To all the fathers that have sent messages on social media encouraging my career for the sake of their daughters, I want you to know I have read each and every message and continue to read and re-read them when my chin starts to drop and my feet start to drag. Your messages and pleas are motivation to stop being self-centered and open my eyes to the bigger picture: The industry needs a woman to step-up. The little girls of the world, they need someone that can show them it’s cool to rip lips and be a fishergirl. You can love the color pink, dresses and diamonds, and still go out on the water makeup-less, drive a bass boat well, and get bass thumb.
There will be a lot of responsibility that will come to the first female Elite qualifier, whoever it may be. The wrong attitude and mentality could ruin it for other women coming up, and moreover, could hinder the industry. I have spent many nights thinking about these responsibilities, so I put pen to paper to talk about some of the areas that have really hit home for me.
As a female, you need to learn how to drive a boat. Not just putting a boat on the trailer, but know how to really drive a boat. There is a lot more than putting your foot to the pedal and turning a wheel. Learn your rig, how it takes corners, where it grips, where it lets loose and learn how to time and read waves. In tournaments, you will encounter a lot of different weather and boating conditions; you will have that male in your passenger seat sweating and wondering if you know what the heck you are doing. So know what you are doing. One of the proudest moments is when your co-angler slaps you on the back and says, “Honey, you can drive!!” I spent the last 12 months getting to know my Skeeter FX, and one thing I love to do is take someone for a ride who has never been in a Skeeter. You want to be able to let the boat shine.
Your fishing mechanics and knowledge level need to be great, not just good, but great. Can you work a frog? No, not can you buzz a ribbit frog, can you walk Ish’s Phat Frog and pause it and walk it some more? Two years ago my mechanics were not on par. My baits entered the water hard; there was no flip into a Dixie cup successfully every cast. Roll casting? Back then I did not roll cast. Now? My casting, flipping, skipping and in-between skills continue to advance. When someone hands me a rod & reel, I take pride. Guys will generally not be put on the spot, but the public is always itching to see if the girl knows how to flip accurately. So be prepared.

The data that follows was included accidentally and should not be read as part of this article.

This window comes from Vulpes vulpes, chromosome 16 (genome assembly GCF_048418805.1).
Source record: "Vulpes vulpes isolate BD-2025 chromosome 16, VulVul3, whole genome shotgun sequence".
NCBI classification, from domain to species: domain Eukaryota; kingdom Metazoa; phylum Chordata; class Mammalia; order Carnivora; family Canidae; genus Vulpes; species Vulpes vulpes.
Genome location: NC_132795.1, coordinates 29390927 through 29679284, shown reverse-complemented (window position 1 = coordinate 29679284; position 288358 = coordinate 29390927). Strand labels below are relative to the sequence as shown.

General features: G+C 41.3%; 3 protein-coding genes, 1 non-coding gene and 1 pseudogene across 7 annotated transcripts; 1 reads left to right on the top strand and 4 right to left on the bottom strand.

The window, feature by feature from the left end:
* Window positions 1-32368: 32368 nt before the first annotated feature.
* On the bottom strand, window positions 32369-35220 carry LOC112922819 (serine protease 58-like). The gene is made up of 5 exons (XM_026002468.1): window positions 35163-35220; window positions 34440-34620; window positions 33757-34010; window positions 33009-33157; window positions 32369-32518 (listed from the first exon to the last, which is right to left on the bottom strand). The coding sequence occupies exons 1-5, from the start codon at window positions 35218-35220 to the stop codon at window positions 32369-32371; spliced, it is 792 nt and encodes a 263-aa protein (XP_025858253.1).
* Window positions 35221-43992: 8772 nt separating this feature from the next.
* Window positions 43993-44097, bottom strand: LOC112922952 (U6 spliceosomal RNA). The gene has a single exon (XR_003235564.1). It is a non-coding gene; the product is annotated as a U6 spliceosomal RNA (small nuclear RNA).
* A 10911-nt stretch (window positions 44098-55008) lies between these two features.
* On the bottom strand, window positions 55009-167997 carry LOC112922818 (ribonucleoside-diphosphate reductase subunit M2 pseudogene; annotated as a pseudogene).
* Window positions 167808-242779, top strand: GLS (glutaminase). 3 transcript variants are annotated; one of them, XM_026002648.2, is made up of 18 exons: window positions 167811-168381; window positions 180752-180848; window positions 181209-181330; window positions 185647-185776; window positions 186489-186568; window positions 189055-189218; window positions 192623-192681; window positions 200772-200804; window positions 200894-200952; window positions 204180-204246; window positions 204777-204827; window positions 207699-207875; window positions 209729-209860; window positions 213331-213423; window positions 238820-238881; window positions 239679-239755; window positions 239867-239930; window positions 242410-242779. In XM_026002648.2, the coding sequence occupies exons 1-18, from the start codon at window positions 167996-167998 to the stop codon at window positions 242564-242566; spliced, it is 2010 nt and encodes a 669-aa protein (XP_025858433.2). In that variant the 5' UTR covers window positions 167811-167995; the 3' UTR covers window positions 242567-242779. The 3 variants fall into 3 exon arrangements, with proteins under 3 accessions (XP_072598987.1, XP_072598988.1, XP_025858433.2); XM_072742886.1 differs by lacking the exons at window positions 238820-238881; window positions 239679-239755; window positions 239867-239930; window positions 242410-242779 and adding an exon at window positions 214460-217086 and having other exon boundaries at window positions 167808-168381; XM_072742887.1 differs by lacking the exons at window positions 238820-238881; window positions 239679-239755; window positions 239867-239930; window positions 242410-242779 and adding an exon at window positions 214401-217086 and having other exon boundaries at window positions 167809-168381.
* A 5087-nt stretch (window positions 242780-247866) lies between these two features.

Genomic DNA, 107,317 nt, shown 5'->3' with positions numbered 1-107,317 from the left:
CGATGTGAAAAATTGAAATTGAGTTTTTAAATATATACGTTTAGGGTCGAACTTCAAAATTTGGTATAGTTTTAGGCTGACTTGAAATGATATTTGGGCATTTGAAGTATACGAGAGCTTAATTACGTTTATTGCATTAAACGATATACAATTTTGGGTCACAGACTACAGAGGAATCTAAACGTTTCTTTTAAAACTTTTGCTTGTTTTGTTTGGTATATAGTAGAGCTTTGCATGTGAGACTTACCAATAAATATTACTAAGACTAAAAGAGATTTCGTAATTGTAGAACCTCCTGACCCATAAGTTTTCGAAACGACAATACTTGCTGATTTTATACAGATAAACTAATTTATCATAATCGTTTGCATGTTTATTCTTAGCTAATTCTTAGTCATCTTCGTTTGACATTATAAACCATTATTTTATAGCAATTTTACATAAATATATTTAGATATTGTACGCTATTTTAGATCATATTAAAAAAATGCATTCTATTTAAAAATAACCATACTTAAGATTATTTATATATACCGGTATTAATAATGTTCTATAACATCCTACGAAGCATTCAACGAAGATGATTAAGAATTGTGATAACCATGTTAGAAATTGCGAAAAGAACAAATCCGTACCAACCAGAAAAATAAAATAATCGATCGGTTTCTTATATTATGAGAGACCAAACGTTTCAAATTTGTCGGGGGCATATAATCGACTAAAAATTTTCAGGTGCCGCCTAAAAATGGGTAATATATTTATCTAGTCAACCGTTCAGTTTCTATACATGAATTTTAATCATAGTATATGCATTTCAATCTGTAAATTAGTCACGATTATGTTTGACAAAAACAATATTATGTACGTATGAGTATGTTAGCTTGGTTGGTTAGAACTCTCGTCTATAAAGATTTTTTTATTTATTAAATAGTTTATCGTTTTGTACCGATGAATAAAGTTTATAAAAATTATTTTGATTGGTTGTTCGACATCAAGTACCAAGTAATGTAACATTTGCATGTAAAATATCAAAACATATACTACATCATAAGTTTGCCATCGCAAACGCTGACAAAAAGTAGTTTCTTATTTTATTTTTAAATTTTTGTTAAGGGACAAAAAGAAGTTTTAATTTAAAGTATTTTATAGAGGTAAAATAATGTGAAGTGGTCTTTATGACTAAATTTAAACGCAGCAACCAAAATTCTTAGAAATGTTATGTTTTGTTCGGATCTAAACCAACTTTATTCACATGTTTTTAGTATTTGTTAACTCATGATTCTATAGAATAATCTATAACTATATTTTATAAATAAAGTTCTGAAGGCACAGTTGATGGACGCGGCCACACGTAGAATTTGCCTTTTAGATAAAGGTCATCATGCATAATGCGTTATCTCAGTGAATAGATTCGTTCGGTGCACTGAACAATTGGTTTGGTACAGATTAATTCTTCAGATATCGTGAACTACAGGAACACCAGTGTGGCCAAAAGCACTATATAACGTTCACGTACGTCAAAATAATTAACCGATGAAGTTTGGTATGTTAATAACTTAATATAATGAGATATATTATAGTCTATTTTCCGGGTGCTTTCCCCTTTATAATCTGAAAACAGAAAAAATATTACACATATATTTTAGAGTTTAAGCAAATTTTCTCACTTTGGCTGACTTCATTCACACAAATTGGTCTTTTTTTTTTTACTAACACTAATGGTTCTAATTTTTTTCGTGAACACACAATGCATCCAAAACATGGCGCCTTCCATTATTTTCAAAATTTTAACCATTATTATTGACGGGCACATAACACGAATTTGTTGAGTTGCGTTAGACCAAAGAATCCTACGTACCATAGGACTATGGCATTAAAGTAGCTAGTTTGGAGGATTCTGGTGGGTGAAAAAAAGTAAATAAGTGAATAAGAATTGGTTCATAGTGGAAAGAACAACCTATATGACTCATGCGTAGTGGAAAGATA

The woman who qualifies for the Elites needs to understand most techniques more than surface level. The last 6 months I took a technique I wanted nothing to do with (light-lining) and have immersed myself in learning the hows and whys… the size of hooks, the type of hooks, the why one is effective on certain sizes of line and not others, and how each affect the natural profile of the bait being thrown. Make it a priority to learn the ins-and-outs of knots, from the San Diego Jam to the Double Uni and all those in between. Yes, there are many more knots than the Palomar, and you should learn them. You cannot help but smile when you cinch down a knot and your co-angler asks what the heck you just tied. When there are 99 guys, not all of them have to understand every technique because the public will split questions between the different male anglers. There are plenty of men to fill interview spots, but there will only be one or two women. So if the public or media asks you about a certain technique or a piece of equipment or a rod action, you need to know the details.